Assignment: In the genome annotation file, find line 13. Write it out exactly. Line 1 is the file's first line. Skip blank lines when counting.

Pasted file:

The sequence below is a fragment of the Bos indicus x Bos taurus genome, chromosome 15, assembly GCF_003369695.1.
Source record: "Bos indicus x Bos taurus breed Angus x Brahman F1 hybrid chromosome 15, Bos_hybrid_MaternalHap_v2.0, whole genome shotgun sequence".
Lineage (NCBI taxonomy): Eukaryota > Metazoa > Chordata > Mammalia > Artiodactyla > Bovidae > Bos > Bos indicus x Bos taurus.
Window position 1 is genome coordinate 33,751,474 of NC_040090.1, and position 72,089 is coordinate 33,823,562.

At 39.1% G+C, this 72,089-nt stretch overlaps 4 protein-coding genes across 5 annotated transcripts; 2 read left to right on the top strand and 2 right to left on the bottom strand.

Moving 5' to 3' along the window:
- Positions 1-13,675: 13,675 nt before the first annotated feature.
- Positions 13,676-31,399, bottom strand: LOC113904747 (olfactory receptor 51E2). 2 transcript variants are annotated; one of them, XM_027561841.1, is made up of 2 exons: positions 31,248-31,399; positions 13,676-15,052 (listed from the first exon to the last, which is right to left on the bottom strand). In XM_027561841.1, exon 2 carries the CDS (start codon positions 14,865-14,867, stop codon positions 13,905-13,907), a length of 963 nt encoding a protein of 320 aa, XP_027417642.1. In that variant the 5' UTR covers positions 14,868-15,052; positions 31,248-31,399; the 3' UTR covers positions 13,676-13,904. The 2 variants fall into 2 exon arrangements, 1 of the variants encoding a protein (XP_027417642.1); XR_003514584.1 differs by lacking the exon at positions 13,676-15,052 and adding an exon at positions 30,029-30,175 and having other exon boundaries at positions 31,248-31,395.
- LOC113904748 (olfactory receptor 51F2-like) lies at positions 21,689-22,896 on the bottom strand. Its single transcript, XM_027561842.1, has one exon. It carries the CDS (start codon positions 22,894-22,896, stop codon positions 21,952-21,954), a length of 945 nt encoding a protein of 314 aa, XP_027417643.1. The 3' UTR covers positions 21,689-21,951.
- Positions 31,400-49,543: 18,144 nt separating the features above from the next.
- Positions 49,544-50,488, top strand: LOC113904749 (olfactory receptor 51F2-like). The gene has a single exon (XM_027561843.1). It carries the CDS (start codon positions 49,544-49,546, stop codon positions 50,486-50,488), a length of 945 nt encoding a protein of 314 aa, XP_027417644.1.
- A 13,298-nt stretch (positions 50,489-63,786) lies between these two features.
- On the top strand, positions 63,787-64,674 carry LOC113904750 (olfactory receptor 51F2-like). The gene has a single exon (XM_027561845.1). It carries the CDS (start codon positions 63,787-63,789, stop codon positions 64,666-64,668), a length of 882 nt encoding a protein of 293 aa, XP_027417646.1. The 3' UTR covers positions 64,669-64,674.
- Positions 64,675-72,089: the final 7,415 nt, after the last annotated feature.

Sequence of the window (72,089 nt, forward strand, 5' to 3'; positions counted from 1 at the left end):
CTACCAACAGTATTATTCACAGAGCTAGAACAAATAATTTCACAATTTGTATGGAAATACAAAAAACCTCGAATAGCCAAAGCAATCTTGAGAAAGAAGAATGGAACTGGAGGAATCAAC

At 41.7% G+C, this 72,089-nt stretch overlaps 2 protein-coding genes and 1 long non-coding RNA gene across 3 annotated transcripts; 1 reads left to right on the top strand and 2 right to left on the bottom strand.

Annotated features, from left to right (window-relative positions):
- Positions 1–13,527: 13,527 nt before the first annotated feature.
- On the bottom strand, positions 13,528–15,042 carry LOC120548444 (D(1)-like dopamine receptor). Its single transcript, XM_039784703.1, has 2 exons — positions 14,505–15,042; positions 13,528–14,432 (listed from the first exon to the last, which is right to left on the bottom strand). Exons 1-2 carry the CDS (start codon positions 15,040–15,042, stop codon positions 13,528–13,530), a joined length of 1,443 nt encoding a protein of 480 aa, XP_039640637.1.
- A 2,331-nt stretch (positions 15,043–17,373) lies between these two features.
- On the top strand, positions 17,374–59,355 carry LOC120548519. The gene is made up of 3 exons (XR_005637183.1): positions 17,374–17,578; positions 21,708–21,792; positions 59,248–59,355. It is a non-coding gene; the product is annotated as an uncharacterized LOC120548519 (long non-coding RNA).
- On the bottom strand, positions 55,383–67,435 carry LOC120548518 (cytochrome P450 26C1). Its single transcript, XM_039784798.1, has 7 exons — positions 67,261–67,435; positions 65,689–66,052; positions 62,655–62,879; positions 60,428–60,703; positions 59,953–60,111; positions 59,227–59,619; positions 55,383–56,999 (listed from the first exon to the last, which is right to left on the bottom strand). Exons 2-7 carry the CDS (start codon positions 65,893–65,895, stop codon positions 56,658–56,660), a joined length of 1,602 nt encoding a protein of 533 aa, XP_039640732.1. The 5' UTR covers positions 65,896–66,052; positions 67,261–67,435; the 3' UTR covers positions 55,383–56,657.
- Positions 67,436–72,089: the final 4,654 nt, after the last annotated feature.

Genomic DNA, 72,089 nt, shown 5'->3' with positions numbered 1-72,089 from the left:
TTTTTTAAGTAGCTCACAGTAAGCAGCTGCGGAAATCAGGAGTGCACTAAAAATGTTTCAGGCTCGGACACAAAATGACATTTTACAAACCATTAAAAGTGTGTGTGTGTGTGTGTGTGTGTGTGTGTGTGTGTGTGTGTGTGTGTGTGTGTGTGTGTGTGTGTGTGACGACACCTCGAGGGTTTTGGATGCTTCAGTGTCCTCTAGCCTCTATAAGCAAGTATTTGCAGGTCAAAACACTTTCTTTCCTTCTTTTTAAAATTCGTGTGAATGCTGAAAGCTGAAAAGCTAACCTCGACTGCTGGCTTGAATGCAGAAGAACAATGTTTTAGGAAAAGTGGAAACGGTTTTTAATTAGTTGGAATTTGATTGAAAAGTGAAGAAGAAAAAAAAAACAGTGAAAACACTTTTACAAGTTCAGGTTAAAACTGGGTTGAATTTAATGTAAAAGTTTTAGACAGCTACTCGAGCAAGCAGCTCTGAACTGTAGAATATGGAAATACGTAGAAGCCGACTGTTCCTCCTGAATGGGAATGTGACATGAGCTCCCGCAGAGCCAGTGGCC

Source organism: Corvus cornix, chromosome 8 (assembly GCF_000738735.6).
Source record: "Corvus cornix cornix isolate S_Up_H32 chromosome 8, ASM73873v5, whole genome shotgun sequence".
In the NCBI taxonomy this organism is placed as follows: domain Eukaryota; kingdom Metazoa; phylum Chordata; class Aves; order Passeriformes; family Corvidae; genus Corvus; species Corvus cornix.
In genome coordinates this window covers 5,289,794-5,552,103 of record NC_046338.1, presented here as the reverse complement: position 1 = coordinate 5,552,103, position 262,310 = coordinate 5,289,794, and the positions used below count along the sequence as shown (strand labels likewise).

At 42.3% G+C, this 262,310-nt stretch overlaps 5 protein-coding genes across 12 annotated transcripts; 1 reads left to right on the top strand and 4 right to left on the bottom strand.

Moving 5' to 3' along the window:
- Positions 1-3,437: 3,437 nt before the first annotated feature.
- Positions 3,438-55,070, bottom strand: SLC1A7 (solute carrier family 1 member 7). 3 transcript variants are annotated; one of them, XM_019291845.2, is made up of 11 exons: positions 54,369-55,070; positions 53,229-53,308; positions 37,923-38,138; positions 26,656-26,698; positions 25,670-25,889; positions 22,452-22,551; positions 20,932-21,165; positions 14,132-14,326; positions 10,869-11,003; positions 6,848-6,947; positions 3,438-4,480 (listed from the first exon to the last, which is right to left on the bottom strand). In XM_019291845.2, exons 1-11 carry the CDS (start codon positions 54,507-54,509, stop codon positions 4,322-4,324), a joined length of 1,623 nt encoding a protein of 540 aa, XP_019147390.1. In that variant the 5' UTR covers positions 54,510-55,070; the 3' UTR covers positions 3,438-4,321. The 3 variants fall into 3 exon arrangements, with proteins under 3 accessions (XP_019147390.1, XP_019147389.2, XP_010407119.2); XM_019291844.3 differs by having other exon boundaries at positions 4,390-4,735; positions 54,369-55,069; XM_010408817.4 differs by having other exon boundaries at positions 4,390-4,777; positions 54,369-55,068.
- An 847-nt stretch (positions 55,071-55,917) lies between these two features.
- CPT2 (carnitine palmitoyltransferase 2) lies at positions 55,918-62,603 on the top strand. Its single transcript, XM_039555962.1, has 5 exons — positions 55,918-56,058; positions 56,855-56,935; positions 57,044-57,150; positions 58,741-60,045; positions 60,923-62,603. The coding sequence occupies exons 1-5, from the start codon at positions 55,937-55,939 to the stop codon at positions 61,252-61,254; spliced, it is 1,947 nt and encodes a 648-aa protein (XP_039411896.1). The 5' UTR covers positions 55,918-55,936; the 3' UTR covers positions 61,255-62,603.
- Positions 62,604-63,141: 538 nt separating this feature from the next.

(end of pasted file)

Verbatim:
- On the top strand, positions 63,787-64,674 carry LOC113904750 (olfactory receptor 51F2-like). The gene has a single exon (XM_027561845.1). It carries the CDS (start codon positions 63,787-63,789, stop codon positions 64,666-64,668), a length of 882 nt encoding a protein of 293 aa, XP_027417646.1. The 3' UTR covers positions 64,669-64,674.